SINGAPORE: Digital models of the Republic's heritage sites and city areas created using aerial images by drones could be here to stay, if trials conducted by the Urban Redevelopment Authority (URA) are successful.
The URA said the technique is called photogrammetry, which is the science of making measurements from photographs. It had already partnered with local drone set-up Avetics to create a 3D digital model of the NUS Baba House at Neil Road, the agency said in a press release on Thursday (May 21).
A drone can also be used to capture the details of motifs along the NUS Baba House's air well. (Photo: URA)
"Creating fine-grained 3D digital models of our built heritage potentially offers a new dimension to document our conserved buildings in more intricate and accurate detail," URA said. "Planners can use these digital models to plan and carry out research, guide restoration, as well as monitor and manage the state of our built heritage in a more effective way."
The drone will fly for 15 to 30 minutes and take more than 300 photographs during that time. Each image taken is tagged with location coordinates.
"With the drone, you can make use of airspace around the building and fly all around it; take photographs from all angles, and put it back into a 3D building. The advantage is really time savings, colour and accuracy," said Avetics CEO Zhang Wei Liang. The planning process and public viewing, took the drone operators just two days.
For instance, conservation planners need not physically scale a building to see the rooftops and other aspects such as architectural motifs of conserved buildings, it said.
FASTER, MORE ACCURATE ANALYSIS
There are also plans in the coming months to collaborate with industry players to create 3D digital models of the Pearl’s Hill district and Chinatown area, the agency added.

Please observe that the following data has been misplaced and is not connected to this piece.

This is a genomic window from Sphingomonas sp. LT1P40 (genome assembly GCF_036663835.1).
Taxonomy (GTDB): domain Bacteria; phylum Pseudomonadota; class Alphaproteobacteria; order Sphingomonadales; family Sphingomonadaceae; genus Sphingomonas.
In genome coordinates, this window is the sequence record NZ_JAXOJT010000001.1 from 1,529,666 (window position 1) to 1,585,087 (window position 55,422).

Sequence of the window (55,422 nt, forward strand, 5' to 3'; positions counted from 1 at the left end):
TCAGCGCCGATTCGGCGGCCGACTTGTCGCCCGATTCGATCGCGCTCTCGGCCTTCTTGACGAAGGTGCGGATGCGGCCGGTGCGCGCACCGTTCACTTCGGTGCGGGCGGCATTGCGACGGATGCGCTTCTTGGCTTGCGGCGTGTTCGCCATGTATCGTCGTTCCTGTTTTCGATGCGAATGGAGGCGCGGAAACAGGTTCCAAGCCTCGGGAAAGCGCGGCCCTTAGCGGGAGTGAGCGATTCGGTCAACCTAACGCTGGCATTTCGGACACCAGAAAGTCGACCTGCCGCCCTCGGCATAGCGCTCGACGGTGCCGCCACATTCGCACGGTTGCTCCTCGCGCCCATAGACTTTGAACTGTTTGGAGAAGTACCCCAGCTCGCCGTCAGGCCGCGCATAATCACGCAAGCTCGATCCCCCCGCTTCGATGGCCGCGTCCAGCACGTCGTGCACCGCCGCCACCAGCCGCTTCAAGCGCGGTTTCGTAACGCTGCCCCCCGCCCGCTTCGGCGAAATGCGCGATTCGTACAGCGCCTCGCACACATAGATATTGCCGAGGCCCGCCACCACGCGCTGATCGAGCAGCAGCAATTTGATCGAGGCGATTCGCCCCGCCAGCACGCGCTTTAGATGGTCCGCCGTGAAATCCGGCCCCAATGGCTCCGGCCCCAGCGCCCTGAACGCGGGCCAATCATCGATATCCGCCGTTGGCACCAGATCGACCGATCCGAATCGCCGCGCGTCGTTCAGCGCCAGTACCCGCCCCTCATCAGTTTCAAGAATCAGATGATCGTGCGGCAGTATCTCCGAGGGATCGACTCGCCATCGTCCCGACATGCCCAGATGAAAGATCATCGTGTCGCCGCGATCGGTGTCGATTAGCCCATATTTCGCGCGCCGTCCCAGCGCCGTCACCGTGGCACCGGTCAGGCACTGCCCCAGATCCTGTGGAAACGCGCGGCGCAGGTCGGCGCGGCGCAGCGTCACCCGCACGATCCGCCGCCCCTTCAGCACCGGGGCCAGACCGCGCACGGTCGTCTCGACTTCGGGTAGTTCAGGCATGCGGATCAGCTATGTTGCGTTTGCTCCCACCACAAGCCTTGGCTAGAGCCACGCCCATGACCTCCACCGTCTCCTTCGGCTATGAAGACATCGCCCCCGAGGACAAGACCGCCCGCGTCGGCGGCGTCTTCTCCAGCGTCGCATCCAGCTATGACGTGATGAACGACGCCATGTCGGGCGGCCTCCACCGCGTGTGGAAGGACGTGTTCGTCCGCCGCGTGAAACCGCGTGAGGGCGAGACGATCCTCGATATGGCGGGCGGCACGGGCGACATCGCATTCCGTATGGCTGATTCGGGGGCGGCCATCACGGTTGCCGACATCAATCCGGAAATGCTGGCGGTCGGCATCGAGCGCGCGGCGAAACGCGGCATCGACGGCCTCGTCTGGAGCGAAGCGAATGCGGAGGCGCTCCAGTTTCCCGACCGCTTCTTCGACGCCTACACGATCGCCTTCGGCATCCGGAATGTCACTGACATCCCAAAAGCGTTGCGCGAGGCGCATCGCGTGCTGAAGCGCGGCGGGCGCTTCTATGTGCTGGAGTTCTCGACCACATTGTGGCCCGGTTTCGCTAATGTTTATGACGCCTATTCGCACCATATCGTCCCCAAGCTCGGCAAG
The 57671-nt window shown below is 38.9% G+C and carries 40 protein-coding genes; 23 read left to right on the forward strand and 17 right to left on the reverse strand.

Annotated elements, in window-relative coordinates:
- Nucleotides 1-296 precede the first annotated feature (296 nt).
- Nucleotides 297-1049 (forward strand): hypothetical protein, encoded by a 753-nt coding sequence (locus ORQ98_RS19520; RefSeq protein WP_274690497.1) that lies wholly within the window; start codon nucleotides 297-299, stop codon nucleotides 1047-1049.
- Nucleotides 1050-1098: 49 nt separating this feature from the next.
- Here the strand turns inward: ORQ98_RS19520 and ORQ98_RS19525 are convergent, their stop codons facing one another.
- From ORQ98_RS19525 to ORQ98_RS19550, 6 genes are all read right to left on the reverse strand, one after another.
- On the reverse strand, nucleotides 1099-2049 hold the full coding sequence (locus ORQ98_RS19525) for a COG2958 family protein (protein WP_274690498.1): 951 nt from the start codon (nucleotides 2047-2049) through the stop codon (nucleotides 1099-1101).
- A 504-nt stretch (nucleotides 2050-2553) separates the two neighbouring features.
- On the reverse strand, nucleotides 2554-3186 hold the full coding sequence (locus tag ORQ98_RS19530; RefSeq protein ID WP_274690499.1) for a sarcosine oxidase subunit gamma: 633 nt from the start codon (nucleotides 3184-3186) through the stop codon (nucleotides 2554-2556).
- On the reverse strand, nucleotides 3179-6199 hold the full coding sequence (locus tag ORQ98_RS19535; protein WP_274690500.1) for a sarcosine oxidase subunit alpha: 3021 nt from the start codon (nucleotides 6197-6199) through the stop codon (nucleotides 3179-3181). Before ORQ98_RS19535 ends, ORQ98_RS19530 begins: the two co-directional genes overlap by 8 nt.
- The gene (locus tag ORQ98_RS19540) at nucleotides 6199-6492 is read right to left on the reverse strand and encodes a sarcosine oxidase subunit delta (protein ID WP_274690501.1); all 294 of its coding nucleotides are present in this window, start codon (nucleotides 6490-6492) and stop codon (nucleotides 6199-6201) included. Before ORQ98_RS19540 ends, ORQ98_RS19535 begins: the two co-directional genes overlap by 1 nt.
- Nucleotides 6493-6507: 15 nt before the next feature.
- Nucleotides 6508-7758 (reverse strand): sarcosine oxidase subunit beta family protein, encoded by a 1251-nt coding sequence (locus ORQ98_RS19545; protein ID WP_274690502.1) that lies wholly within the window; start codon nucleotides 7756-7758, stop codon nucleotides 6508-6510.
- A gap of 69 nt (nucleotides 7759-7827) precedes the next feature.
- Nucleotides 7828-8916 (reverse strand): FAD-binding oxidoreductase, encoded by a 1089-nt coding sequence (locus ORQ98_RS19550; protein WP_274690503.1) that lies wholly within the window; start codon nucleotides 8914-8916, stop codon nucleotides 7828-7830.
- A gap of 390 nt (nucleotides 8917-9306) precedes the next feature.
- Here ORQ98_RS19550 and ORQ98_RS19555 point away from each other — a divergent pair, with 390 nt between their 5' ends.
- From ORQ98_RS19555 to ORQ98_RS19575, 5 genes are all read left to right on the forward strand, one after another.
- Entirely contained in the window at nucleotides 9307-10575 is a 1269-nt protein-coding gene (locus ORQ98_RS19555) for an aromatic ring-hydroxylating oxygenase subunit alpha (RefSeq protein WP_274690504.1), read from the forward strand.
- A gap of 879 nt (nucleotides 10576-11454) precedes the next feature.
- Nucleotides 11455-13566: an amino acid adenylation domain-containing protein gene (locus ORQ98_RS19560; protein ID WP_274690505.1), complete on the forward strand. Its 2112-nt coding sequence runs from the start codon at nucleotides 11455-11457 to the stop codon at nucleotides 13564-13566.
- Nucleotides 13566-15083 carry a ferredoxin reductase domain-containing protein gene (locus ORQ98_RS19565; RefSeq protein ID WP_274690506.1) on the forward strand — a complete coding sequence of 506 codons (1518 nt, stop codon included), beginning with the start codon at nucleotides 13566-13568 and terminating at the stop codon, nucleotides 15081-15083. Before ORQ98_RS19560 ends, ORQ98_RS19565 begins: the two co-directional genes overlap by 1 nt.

If successful, planners can potentially use the models to facilitate faster and more accurate 3D analysis for various urban planning and design scenarios, URA said.
"3D information will let us plan in a way that is closer to how our citizens will experience the city. For example, do we understand the terrain of an area, where the trees are, what are the views etc? And where the buildings are located, so that we can better plan that wind is harnessed for greater comfort at a street level," said Mr Kelvin Ang, director for Conservation Management at URA.
A playground in Singapore through the lens of an aerial drone. (Photo: Avetics & Stefen Chow)
URA CEO Ng Lang said: “The current rapid advancement in disruptive technology offers exciting opportunities to explore new ways to plan, develop, and manage the city.
“Drone technology is one example. It allows us to conveniently capture and generate high-quality, precise 3D digital models of buildings that we used to take weeks to do, and at a lower cost.”
URA also launched its exhibition, Drones: Changing The Way We See The World, on Thursday, which showcases the advancement of Unmanned Vehicle (UV) technology, its applications as well as potential uses and future possibilities.
The exhibition will focus on three aspects of drone application – aerial imaging, 3D digital modelling and environmental and infrastructure monitoring, it said.
The URA has been using aerial images to simulate future developments in the planning of Jurong Lake District. (Photo: URA)
In particular, URA has been using drones to capture aerial images and videos for areas such as Jurong Lake District and Marina Bay. The images are used to map and document changes in Singapore’s urban landscape.
At the launch of the exhibition, URA chairman Peter Ho also pointed out that Shell uses drones to inspect their flare stacks in Jurong Island, helping them to save both time and manpower, while reducing safety risks.
"Within our neighbourhoods, you can fit drones with thermal sensors to help detect mosquito breeding grounds," he added.
Drones have also been used in emergency operations - the Singapore Civil Defence Force (SCDF) recently announced the use of aerial drones and other UVs for safer and more efficient fire-fighting.
The exhibition will run from May 21 to Jun 25 at the Urban Lab, URA Centre Atrium, and admission is free.